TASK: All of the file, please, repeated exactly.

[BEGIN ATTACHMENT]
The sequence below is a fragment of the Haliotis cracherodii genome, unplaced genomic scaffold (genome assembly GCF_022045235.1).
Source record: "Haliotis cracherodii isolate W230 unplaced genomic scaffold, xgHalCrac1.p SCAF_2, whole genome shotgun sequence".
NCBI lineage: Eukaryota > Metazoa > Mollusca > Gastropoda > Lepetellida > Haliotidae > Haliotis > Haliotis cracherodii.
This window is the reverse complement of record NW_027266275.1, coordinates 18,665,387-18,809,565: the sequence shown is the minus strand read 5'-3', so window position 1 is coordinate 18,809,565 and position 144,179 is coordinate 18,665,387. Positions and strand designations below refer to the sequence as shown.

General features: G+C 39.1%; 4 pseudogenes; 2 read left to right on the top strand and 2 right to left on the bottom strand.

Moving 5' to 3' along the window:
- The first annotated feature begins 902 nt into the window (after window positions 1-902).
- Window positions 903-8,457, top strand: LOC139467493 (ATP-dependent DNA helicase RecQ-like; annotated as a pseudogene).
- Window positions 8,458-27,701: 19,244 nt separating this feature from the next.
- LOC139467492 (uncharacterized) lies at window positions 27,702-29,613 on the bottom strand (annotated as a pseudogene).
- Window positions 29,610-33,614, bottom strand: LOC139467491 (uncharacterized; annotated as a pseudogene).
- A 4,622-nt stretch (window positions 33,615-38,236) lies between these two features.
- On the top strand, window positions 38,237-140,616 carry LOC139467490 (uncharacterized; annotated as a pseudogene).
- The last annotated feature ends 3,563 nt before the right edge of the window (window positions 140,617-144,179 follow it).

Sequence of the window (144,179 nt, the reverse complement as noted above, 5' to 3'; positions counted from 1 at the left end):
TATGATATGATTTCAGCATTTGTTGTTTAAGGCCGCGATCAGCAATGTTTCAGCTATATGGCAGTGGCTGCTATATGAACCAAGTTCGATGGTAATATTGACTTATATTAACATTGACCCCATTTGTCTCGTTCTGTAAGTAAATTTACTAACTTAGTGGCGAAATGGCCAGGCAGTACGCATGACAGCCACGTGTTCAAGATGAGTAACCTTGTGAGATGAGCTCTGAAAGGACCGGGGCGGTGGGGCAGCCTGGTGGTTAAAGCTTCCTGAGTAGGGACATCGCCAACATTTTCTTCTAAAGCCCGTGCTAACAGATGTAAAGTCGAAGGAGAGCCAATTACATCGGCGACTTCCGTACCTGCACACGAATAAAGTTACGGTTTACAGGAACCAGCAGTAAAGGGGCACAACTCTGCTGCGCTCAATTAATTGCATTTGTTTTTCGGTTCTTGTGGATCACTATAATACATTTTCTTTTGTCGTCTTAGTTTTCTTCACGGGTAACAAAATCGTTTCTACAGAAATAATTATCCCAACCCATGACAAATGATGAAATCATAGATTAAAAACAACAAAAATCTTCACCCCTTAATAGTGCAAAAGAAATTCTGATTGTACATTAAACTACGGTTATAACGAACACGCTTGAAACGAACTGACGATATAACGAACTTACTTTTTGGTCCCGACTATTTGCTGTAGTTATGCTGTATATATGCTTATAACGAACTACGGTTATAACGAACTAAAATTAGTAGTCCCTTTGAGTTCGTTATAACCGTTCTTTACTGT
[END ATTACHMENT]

The sequence below is a fragment of the Haliotis cracherodii genome, unplaced genomic scaffold (genome assembly GCF_022045235.1).
Source record: "Haliotis cracherodii isolate W230 unplaced genomic scaffold, xgHalCrac1.p SCAF_2, whole genome shotgun sequence".
NCBI lineage: Eukaryota > Metazoa > Mollusca > Gastropoda > Lepetellida > Haliotidae > Haliotis > Haliotis cracherodii.
This window is the reverse complement of record NW_027266275.1, coordinates 18,665,387-18,809,565: the sequence shown is the minus strand read 5'-3', so window position 1 is coordinate 18,809,565 and position 144,179 is coordinate 18,665,387. Positions and strand designations below refer to the sequence as shown.

General features: G+C 39.1%; 4 pseudogenes; 2 read left to right on the top strand and 2 right to left on the bottom strand.

Moving 5' to 3' along the window:
- The first annotated feature begins 902 nt into the window (after window positions 1-902).
- Window positions 903-8,457, top strand: LOC139467493 (ATP-dependent DNA helicase RecQ-like; annotated as a pseudogene).
- Window positions 8,458-27,701: 19,244 nt separating this feature from the next.
- LOC139467492 (uncharacterized) lies at window positions 27,702-29,613 on the bottom strand (annotated as a pseudogene).
- Window positions 29,610-33,614, bottom strand: LOC139467491 (uncharacterized; annotated as a pseudogene).
- A 4,622-nt stretch (window positions 33,615-38,236) lies between these two features.
- On the top strand, window positions 38,237-140,616 carry LOC139467490 (uncharacterized; annotated as a pseudogene).
- The last annotated feature ends 3,563 nt before the right edge of the window (window positions 140,617-144,179 follow it).

Sequence of the window (144,179 nt, the reverse complement as noted above, 5' to 3'; positions counted from 1 at the left end):
TATGATATGATTTCAGCATTTGTTGTTTAAGGCCGCGATCAGCAATGTTTCAGCTATATGGCAGTGGCTGCTATATGAACCAAGTTCGATGGTAATATTGACTTATATTAACATTGACCCCATTTGTCTCGTTCTGTAAGTAAATTTACTAACTTAGTGGCGAAATGGCCAGGCAGTACGCATGACAGCCACGTGTTCAAGATGAGTAACCTTGTGAGATGAGCTCTGAAAGGACCGGGGCGGTGGGGCAGCCTGGTGGTTAAAGCTTCCTGAGTAGGGACATCGCCAACATTTTCTTCTAAAGCCCGTGCTAACAGATGTAAAGTCGAAGGAGAGCCAATTACATCGGCGACTTCCGTACCTGCACACGAATAAAGTTACGGTTTACAGGAACCAGCAGTAAAGGGGCACAACTCTGCTGCGCTCAATTAATTGCATTTGTTTTTCGGTTCTTGTGGATCACTATAATACATTTTCTTTTGTCGTCTTAGTTTTCTTCACGGGTAACAAAATCGTTTCTACAGAAATAATTATCCCAACCCATGACAAATGATGAAATCATAGATTAAAAACAACAAAAATCTTCACCCCTTAATAGTGCAAAAGAAATTCTGATTGTACATTAAACTACGGTTATAACGAACACGCTTGAAACGAACTGACGATATAACGAACTTACTTTTTGGTCCCGACTATTTGCTGTAGTTATGCTGTATATATGCTTATAACGAACTACGGTTATAACGAACTAAAATTAGTAGTCCCTTTGAGTTCGTTATAACCGTTCTTTACTGT